Written by an author who is skilful at keeping us guessing right up to the very last page, I recommend highly to her many fans and those that enjoy psychological thrillers.

A Beautiful Spy by Rachel Hore


What a lovely read this was, for me made even more interesting by the fact it is based on a true story.

Rachel Hore has written a great story built around a young woman who in the thirties in pre-war London found herself working for MI5.

The protagonist Minnie is a woman ahead of the times as independent women were far from the norm in that period. Living this lifestyle impacted on her private life and at times she struggled to continue. What a determined and brave young woman she was, dedicated to serving her country.

Recommended to anyone that wants to read an emotional adventure about a woman leading a double life.

Playing Nice by J.P. Delaney

I read 'Playing Nice' as it was a Richard and Judy Book Club choice. I am glad I did as J.P Delaney is an author I have not read previously and it was an enjoyable though disturbing psychological thriller.

Two families reeling from the shocking discovery that their respective sons were swapped somehow at birth. They have been raiding each others child for the last two years! A terrible dilemma that you cannot begin to imagine. The Rileys and the Lamberts, start off by trying to resolve the situation themselves. However a plan to sue the hospital, finds them embroiled in an official investigation, which in turn triggered all sorts of unpleasantness. The conclusion which I was not expecting, will make you wonder just how an earth you would respond if faced with such an extreme situation.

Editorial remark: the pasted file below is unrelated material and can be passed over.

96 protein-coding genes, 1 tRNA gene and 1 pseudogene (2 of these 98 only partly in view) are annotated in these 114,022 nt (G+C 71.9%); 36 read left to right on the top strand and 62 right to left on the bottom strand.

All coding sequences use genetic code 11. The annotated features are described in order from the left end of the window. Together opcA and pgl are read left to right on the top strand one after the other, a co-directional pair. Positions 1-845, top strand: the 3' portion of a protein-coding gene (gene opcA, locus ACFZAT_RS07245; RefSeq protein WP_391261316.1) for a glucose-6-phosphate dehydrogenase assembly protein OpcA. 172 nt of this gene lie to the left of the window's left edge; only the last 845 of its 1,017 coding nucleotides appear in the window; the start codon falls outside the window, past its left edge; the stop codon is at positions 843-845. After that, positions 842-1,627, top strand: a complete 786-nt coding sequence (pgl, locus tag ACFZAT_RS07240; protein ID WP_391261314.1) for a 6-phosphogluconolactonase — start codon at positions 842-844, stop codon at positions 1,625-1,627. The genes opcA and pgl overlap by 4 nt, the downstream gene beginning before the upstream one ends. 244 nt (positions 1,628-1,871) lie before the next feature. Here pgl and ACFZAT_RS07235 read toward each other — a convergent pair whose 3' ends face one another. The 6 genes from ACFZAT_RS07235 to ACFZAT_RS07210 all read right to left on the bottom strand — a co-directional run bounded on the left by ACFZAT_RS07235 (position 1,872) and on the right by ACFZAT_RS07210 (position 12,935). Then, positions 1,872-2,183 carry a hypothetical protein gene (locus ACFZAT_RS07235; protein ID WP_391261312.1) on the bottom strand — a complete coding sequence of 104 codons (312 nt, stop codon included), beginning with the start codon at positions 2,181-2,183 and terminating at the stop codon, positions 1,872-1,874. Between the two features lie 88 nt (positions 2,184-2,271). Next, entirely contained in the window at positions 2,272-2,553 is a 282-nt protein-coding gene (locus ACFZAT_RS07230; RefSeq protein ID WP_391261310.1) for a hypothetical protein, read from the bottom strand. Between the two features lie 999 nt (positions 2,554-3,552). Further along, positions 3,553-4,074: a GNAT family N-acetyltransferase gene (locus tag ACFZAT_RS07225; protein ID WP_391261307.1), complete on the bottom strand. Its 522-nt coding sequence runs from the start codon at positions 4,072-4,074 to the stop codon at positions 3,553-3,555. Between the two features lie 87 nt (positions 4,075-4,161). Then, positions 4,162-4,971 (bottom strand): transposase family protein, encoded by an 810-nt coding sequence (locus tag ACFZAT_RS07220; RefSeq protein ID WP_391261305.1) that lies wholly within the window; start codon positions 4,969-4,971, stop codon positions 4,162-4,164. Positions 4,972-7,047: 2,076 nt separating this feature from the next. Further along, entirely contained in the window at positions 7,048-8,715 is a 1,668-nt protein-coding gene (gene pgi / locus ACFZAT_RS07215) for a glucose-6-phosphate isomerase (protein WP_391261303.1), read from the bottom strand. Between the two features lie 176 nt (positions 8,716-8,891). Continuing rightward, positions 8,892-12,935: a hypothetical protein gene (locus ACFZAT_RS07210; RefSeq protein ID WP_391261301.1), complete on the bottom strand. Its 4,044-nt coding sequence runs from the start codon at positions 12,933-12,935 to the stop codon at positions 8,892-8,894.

Worth reading if you are a fan of psychological thrillers.

Widowland by C.J Carey


If you have ever wondered what Britain would have been like if we had lost WWII, plus you have read and enjoyed other alternative dystopian histories such as 'The Hand Maidens Tale or 'Fatherland' then 'Widowland' is one for you.